Conflict on global teams can show up in ways you may not expect. Here are the skills to navigate these moments.
Ted and his team had reached a crisis point.
Ted is a senior leader with a global company. His team had been collaborating cross-functionally on a project with another team, but the project had come to a standstill. The relationship between both teams had broken down, to the point of non-communication, with a string of unanswered emails and phone calls.
In a coaching session, I asked Ted to describe his plan. What was his strategy?
His answer surprised me.
“I’ve asked my boss to intervene. There’s nothing more I can do.”
I asked him if he had tried to meet with the team.
“I can’t,” he replied. “They’re in Japan.”
The fact that the team is in Japan is not a trivial detail — in fact, the relationship had broken down precisely because Ted had been ignoring this crucial fact.
Ted and his team had been approaching the conflict with an American lens, following the guidelines of their own cultural norms and standards. This had caused missteps they were unaware of.
Repairing the relationship would require Ted to tap into a set of skills that were new to him, skills required to manage conflict cross-culturally. Here’s what he had to do.
I asked Ted what he would do to build a bridge to the other team. He replied, “I’ll talk to them. I’ll say, ‘We have to work together, so you need to start communicating with me.” With a Japanese team, this approach would not work. In Japanese culture, people are sensitive to hierarchies. Ted would be speaking peer-to-peer — how might such a demand land with the leader of the Japanese team, who is his equal? “Not well,” Ted conceded. Repairing the relationship would require Ted to adapt his behavior. I encouraged him to begin with an apology. In Japanese culture, saying “I’m sorry,” even in professional contexts, demonstrates humility and respect. It says, “I’m sorry this situation has caused you inconvenience and emotional distress.”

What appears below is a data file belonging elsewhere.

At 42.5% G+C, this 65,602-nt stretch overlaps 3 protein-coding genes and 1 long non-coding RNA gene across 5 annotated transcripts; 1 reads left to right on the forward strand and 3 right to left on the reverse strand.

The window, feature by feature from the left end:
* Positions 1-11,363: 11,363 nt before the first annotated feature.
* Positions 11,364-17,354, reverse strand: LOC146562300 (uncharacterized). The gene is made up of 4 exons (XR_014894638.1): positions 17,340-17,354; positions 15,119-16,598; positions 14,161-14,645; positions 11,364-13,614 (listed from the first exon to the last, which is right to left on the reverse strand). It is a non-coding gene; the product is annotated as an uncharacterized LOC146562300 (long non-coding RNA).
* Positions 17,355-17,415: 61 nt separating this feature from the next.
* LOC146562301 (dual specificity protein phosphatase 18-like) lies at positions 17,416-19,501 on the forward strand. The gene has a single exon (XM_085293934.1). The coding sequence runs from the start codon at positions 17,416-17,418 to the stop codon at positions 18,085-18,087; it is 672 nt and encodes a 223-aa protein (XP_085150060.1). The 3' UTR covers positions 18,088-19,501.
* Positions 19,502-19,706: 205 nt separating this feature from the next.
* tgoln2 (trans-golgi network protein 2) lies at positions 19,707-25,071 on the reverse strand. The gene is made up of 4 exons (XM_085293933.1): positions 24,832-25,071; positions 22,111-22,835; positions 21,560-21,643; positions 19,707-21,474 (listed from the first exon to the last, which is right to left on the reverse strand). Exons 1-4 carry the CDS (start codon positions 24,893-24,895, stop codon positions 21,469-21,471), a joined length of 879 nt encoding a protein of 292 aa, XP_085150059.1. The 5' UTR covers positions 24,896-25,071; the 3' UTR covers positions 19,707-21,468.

Embrace the values of the other culture
After further digging, Ted revealed that the biggest source of tension is that the Japanese team has reported feeling unappreciated for their contributions. While this need may not resonate with Ted as strongly, I encouraged him to embrace the values of the Japanese team. If feeling acknowledged and respected was important to them, he would have to work to change that dynamic. I encouraged him to genuinely enter the other team’s world and tap into the empathy he needs to understand their challenges. He realized he would have to reach out and, with humility, extend an apology and show appreciation for the other team’s work.
Lead by example by connecting a new mindset to business goals and mission
Embracing a new behavior — when it isn’t in your cultural vocabulary — can be challenging, and it didn’t come naturally to Ted. I encouraged him to define the reasons why it was important to do so. The teams need to communicate with one another to successfully collaborate. The relationship between the teams had deteriorated so badly that the project had been at a standstill for two months. Reflecting on these reasons gave Ted enough motivation to act. This process is referred to as “psychological customization,” which Andy Molinsky writes about in his book Global Dexterity: How to adapt your behavior across cultures without losing yourself in the process.
Engaging in a new behavior can create inner conflict. You can reduce that conflict by personally customizing your reasons, finding an explanation that fits naturally with your values, beliefs, or — in the case of Ted’s team — important business goals. By creating deeper, personal reasons for your behavior, you help make sure your words and actions come across as sincere and authentic. Focusing on the greater good can help, too. Lead by example and demonstrate these new behaviors in your words and interactions with other teams, encourage team members to do the same, and hold each other accountable.
Conflict across culturally diverse teams does not have to escalate to the point of crisis as it did in Ted’s case. Conflicts big and small can be managed by, first, having the awareness that not everyone abides by the same rules, values, and norms of your own culture. Adapt new behaviors, embrace the values of the other culture, and lead by example by connecting those new behaviors to your personal values and business objectives.
This article was originally posted on Inc.com